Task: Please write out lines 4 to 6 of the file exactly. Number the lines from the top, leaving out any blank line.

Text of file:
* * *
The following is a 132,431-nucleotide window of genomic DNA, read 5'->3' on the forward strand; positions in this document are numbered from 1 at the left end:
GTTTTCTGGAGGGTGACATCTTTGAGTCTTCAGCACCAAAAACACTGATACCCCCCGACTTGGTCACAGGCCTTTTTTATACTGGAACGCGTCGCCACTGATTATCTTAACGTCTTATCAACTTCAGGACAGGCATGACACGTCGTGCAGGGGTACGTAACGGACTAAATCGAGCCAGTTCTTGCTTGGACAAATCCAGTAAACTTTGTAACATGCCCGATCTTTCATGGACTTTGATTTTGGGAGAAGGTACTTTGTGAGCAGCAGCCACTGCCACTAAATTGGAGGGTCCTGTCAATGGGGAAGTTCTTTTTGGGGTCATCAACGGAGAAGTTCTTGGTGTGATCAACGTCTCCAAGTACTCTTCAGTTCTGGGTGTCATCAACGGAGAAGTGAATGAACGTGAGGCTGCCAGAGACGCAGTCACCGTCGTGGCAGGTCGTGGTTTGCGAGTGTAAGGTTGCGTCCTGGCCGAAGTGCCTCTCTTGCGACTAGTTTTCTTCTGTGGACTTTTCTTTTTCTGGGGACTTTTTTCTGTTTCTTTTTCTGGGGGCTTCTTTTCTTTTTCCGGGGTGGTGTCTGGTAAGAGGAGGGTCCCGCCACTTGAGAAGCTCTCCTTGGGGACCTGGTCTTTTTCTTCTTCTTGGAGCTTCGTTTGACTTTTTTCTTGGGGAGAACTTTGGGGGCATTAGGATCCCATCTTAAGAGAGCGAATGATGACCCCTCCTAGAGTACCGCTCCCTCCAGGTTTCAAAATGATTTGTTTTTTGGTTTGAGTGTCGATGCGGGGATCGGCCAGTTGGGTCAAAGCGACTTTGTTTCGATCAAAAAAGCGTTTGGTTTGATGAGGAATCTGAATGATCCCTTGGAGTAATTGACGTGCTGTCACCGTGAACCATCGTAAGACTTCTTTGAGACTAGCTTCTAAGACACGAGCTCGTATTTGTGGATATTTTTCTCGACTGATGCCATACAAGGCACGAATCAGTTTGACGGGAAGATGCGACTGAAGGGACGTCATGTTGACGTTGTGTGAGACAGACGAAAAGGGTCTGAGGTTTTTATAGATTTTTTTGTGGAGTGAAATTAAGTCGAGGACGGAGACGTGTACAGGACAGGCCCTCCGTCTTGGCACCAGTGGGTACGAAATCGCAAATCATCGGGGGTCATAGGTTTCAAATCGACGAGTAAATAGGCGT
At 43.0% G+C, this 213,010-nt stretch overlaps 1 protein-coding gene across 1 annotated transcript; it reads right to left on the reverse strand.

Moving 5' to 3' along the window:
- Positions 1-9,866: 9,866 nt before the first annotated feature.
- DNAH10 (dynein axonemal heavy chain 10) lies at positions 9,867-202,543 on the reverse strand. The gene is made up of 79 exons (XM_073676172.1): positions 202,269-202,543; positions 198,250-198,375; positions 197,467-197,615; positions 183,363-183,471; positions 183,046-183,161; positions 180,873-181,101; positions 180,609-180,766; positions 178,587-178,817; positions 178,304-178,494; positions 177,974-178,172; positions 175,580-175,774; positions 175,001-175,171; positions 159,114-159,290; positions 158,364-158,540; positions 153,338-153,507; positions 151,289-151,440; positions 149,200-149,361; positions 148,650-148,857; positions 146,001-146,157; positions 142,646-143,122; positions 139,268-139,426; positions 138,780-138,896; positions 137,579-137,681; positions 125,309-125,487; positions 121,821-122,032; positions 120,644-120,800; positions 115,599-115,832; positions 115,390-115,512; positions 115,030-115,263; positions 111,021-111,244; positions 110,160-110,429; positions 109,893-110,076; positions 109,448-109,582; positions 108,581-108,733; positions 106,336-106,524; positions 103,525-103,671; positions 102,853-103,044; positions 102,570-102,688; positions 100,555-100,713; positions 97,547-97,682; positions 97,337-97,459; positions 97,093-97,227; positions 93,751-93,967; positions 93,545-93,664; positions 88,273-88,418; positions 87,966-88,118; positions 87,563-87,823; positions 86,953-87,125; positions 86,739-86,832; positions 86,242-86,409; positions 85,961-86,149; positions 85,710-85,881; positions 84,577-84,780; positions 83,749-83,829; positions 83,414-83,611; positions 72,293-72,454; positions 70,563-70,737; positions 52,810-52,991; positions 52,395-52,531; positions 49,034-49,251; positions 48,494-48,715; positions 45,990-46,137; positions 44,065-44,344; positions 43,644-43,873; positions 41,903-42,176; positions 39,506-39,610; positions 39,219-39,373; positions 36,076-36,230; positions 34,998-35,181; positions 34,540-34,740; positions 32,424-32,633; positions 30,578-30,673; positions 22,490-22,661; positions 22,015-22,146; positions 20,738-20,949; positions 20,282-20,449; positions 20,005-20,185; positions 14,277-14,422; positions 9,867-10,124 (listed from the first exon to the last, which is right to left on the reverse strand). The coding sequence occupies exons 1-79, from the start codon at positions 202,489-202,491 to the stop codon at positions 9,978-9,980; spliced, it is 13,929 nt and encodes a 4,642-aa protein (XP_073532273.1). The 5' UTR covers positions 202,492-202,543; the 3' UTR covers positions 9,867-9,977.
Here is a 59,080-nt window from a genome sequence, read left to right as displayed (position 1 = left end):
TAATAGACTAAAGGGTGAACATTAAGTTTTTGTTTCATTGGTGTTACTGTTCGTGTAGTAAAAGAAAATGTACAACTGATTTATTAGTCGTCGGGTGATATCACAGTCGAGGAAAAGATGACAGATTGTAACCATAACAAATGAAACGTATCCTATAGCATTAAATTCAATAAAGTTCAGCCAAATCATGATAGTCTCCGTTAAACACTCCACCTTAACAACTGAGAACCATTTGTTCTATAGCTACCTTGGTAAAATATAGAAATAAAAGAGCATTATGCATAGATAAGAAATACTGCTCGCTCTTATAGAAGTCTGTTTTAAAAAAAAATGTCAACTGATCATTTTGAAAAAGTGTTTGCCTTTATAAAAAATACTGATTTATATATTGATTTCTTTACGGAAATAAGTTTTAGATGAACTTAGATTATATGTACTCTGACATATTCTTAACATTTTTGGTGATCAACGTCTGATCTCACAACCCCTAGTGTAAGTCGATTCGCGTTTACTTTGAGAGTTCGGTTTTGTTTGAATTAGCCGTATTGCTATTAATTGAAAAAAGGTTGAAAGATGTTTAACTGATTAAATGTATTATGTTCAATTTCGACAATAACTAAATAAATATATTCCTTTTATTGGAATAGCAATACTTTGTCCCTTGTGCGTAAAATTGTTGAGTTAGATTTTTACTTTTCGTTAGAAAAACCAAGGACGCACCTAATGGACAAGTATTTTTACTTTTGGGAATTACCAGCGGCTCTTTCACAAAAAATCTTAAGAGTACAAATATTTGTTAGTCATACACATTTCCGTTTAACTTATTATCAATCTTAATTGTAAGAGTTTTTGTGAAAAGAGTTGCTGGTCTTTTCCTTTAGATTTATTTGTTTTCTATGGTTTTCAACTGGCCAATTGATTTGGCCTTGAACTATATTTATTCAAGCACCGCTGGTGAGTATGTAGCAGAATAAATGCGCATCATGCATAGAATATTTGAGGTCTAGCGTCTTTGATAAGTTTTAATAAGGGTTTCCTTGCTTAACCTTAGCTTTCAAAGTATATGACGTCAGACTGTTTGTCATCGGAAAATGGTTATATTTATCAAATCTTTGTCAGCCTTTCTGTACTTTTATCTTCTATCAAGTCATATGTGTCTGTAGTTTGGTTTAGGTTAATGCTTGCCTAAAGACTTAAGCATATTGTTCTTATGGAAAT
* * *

Moving 5' to 3' along the window:
- Positions 1-9,866: 9,866 nt before the first annotated feature.
- DNAH10 (dynein axonemal heavy chain 10) lies at positions 9,867-202,543 on the reverse strand. The gene is made up of 79 exons (XM_073676172.1): positions 202,269-202,543; positions 198,250-198,375; positions 197,467-197,615; positions 183,363-183,471; positions 183,046-183,161; positions 180,873-181,101; positions 180,609-180,766; positions 178,587-178,817; positions 178,304-178,494; positions 177,974-178,172; positions 175,580-175,774; positions 175,001-175,171; positions 159,114-159,290; positions 158,364-158,540; positions 153,338-153,507; positions 151,289-151,440; positions 149,200-149,361; positions 148,650-148,857; positions 146,001-146,157; positions 142,646-143,122; positions 139,268-139,426; positions 138,780-138,896; positions 137,579-137,681; positions 125,309-125,487; positions 121,821-122,032; positions 120,644-120,800; positions 115,599-115,832; positions 115,390-115,512; positions 115,030-115,263; positions 111,021-111,244; positions 110,160-110,429; positions 109,893-110,076; positions 109,448-109,582; positions 108,581-108,733; positions 106,336-106,524; positions 103,525-103,671; positions 102,853-103,044; positions 102,570-102,688; positions 100,555-100,713; positions 97,547-97,682; positions 97,337-97,459; positions 97,093-97,227; positions 93,751-93,967; positions 93,545-93,664; positions 88,273-88,418; positions 87,966-88,118; positions 87,563-87,823; positions 86,953-87,125; positions 86,739-86,832; positions 86,242-86,409; positions 85,961-86,149; positions 85,710-85,881; positions 84,577-84,780; positions 83,749-83,829; positions 83,414-83,611; positions 72,293-72,454; positions 70,563-70,737; positions 52,810-52,991; positions 52,395-52,531; positions 49,034-49,251; positions 48,494-48,715; positions 45,990-46,137; positions 44,065-44,344; positions 43,644-43,873; positions 41,903-42,176; positions 39,506-39,610; positions 39,219-39,373; positions 36,076-36,230; positions 34,998-35,181; positions 34,540-34,740; positions 32,424-32,633; positions 30,578-30,673; positions 22,490-22,661; positions 22,015-22,146; positions 20,738-20,949; positions 20,282-20,449; positions 20,005-20,185; positions 14,277-14,422; positions 9,867-10,124 (listed from the first exon to the last, which is right to left on the reverse strand). The coding sequence occupies exons 1-79, from the start codon at positions 202,489-202,491 to the stop codon at positions 9,978-9,980; spliced, it is 13,929 nt and encodes a 4,642-aa protein (XP_073532273.1). The 5' UTR covers positions 202,492-202,543; the 3' UTR covers positions 9,867-9,977.